US 4327819 A
A shopping cart wherein the positioning of an article on a lower tray is signalled to a checkout attendant. A tray is pivotally supported at one end and spring biased in an upper position at an opposite end. A reflector is positioned on the tray such that it is moved to a lower position when an object is placed on the tray. A beam of light is directed across the path of a cart as it approaches a checkout position. This beam is at an elevation to strike the reflector when the tray is deflected downward by the weight of an object. A light sensor is positoned to detect light reflected by the reflector and to initiate a signal to a checkout attendant, alerting the attendant to the fact that there is an object on the tray.
1. A retail merchandising system comprising:
a checkout counter;
a passageway adjacent to said counter and adapted to permit a basket cart to pass alongside said checkout counter;
a basket cart comprising:
four wheels connected to and supporting said frame, and
two rear wheels with fixed directivity and two front wheels with variable directivity;
an upper positioned basket on said frame;
a tray pivotally supported on a lower region of said frame and having a pivotal axis of coupling to said frame across a front end region of said cart;
spring bias means for elevating a rear end of said tray with respect to said frame;
a mirror coupled to a generally rear region of said tray and oriented to reflect light directed to it from one side of said cart, and said mirror being normally raised by said spring bias means;
a source of light positioned to one side of said passageway and adapted and oriented to direct a beam of light across said passageway and the path of a basket cart as it is moved along said passageway, and said beam being at an elevation such that with no weight provided by an object to said tray, said tray is biased upward by said bias means to an elevation wherein said beam will pass below said mirror;
light responsive means positioned adjacent to said light source and being oriented to receive said beam as a reflection from said mirror when said tray and said mirror are deflected downward by the weight of an object on the tray; and
signal means responsive to the output of said light responsive means for indicating the presence of an object on a said tray.
2. A retail merchandising system as set forth in claim 1 wherein said light source and said light responsive means are positioned on said counter.
3. A retail merchandising system as set forth in claim 2 wherein said spring bias means comprises at least one coil spring coupled between a near side edge region of said tray and said frame.
4. A retail merchandising system as set forth in claim 3 wherein said spring bias means positions a said unloaded tray at an elevation wherein the downward travel of a said tray, under weight of an object, before said reflector is positioned to reflect said beam is at least one-half inch.
5. A retail merchandising system as set forth in claim 3 wherein spring bias means comprises an arm pivotally supported on said frame and a spring operatively coupled between said arm and said frame.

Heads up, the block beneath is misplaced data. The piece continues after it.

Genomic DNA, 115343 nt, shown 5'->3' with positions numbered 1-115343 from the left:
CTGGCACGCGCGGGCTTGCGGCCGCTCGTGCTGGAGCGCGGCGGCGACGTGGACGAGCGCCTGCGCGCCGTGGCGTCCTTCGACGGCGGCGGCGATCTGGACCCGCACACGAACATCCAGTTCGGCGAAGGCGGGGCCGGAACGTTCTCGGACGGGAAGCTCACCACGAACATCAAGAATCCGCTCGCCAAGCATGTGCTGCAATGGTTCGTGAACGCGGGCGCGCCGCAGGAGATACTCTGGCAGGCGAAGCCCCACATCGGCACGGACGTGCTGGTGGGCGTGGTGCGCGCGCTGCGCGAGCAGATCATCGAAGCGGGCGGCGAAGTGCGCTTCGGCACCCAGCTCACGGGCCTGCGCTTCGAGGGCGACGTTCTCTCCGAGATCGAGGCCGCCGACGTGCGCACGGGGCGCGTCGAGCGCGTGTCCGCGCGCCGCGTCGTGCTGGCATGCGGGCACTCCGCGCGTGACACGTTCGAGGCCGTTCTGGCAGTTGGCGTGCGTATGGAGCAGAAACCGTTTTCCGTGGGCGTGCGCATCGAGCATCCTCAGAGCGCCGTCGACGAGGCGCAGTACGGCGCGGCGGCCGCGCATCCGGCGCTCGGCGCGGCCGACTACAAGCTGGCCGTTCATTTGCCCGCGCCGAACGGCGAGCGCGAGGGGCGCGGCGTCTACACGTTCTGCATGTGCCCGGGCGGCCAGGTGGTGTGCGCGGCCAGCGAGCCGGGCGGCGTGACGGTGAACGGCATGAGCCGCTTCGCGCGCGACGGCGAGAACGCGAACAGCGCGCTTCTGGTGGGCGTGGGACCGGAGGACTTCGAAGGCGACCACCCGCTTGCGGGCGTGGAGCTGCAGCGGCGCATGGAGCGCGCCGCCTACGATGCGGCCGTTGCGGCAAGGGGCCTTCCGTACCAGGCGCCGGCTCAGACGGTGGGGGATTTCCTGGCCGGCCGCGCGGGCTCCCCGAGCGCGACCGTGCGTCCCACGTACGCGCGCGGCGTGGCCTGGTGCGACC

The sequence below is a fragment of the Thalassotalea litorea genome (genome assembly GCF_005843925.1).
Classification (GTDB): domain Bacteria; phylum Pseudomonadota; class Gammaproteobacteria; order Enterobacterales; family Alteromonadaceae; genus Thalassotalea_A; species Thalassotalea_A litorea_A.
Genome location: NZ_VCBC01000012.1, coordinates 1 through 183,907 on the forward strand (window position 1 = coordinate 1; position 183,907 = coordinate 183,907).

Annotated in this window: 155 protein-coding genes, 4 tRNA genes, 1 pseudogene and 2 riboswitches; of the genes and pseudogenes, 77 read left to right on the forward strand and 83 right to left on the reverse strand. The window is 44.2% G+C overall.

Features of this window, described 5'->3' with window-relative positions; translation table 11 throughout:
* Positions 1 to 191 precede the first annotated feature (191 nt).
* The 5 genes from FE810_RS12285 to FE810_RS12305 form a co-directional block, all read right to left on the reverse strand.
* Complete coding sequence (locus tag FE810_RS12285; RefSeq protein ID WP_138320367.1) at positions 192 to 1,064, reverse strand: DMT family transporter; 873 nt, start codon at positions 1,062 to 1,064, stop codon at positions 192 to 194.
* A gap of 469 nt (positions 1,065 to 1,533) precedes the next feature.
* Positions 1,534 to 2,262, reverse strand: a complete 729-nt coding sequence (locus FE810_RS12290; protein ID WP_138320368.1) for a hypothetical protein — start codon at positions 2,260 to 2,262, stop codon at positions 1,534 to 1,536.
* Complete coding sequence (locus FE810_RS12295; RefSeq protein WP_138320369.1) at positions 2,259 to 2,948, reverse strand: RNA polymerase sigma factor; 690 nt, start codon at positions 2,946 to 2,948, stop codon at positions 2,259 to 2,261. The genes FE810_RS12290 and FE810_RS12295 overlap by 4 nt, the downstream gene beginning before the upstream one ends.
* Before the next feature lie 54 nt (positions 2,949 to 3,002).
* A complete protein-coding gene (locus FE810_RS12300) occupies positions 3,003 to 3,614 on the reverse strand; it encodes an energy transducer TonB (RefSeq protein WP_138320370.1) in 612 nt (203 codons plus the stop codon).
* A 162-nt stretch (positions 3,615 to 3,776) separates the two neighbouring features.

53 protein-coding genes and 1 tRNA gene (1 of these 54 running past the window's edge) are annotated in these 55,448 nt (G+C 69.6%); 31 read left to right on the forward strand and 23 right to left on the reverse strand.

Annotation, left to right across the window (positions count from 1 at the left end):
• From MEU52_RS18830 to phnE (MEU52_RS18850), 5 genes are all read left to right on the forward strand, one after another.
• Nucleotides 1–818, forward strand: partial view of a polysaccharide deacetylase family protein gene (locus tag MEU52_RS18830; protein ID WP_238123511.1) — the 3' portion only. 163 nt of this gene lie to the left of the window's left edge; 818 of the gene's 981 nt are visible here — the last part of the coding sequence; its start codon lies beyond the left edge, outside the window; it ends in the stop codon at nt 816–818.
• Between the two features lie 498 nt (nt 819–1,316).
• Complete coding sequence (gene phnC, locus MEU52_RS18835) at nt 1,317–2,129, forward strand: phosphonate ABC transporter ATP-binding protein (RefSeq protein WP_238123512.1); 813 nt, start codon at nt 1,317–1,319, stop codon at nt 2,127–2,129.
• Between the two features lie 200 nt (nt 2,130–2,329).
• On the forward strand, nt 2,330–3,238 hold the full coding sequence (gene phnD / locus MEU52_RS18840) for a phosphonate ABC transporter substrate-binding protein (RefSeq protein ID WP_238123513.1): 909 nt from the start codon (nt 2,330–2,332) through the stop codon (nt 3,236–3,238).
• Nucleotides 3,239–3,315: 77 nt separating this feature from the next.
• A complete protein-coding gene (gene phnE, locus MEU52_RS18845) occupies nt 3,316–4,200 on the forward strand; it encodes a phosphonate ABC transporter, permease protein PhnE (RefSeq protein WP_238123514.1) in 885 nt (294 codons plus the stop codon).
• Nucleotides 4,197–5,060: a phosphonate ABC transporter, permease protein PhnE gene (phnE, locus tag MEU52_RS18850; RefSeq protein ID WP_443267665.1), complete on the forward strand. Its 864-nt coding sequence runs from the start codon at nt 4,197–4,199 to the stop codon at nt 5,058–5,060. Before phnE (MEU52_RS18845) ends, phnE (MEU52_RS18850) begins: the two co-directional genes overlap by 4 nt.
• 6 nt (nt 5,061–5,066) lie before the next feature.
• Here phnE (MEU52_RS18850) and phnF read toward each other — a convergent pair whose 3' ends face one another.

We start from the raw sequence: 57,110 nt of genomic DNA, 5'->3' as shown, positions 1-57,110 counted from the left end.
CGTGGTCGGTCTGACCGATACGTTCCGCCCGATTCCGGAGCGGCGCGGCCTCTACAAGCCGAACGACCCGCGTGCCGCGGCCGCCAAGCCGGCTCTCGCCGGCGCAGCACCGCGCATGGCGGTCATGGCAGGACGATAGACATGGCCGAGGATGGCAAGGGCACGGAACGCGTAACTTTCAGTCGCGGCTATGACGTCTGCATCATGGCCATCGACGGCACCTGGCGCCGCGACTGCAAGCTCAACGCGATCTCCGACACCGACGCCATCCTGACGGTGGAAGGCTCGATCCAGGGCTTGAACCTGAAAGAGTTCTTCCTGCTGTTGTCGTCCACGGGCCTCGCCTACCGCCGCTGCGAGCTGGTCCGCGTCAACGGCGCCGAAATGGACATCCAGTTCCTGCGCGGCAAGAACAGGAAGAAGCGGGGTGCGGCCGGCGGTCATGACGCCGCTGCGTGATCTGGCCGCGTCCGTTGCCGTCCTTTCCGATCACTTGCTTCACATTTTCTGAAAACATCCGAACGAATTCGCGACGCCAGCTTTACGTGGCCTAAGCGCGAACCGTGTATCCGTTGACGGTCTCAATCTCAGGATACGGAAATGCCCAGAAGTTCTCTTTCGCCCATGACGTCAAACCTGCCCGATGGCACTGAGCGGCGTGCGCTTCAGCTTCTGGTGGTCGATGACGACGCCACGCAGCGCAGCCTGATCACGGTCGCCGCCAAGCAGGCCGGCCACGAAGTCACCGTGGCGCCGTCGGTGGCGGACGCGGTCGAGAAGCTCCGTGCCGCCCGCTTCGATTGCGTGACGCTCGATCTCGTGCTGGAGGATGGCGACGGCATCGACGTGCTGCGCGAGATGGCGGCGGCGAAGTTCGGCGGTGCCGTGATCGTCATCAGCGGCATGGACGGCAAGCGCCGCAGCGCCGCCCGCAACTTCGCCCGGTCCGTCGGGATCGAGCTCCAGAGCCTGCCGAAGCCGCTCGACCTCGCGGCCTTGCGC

Referring to the drawings, and initially to FIG. 1, there is illustrated generally a conventional shopping cart 10 having a top basket 12 (partially shown) and a lower tray 14, both being for the accommodating of purchased items in a business establishment. Tray 14 would typically be a plastic injection moulding. Alternately, it would be formed conventionally of a woven wire construction. As shown, cart 10 is positioned at a checkout counter 16 of such an establishment so as to accommodate the checkout function in which a customer is charged with and pays for items carried by the shopping cart. Significantly, lower tray 14 of cart 10 is hinged by hinges 16 and 18 to support bar 20, which in turn is mounted to cart frame 22 (FIG. 4). The rear region 24 of tray 14 is supported by extended ends 30 and 32 resting upon brackets 68 and 70, which are pivot mounted to frame 22 by bolts 72 and 74 and are held in a normal angled position by torsional springs 26 and 28, which are retained by pins 76 and 78, respectively, as shown more clearly in FIG. 2. A reflector 34 is mounted on the side of bracket 68 (by means not shown) and is oriented to reflect light directed substantially on it from a light source 36 of optical source/detector assembly 38 mounted on checkout counter 16 (by means not shown). Source 36 (e.g., a light emitting diode) directs a pencil size beam of light along a selected path 40 at an elevation wherein, with an object 42 placed on tray 14, and tray 14 depressed to the position shown, the light beam 40 would strike reflector 34. Conventional optical sensor 44 (e.g., a phototransistor) in optical source/detector assembly 38 then receives the reflected beam 46 from reflector 34 and provides an electrical output to a conventional signal triggered timer 48 mounted in counter 16 (by means not shown). Timer 48 in turn provides electrical outputs for a selected period to either or both of signal light 50 and an audible signal transducer, e.g, buzzer 52, which are mounted adjacent to cash register 54 in such a way as to conveniently alert a checkout attendant to the presence of merchandise 42 on lower tray 14. Typically, timer 48 is of a type which is adjustable to provide inputs to signal light 50 and transducer 52 for periods ranging from 2 to 10 seconds, thus automatically terminating the signals at the end of the selected time period, and eliminating the necessity for a manual shut-off action on the part of the checkout attendant. In one example, a signal from optical sensor 44 would trigger on a latching type relay which would then be held on by a conventional resistance-capacitance type timing circuit.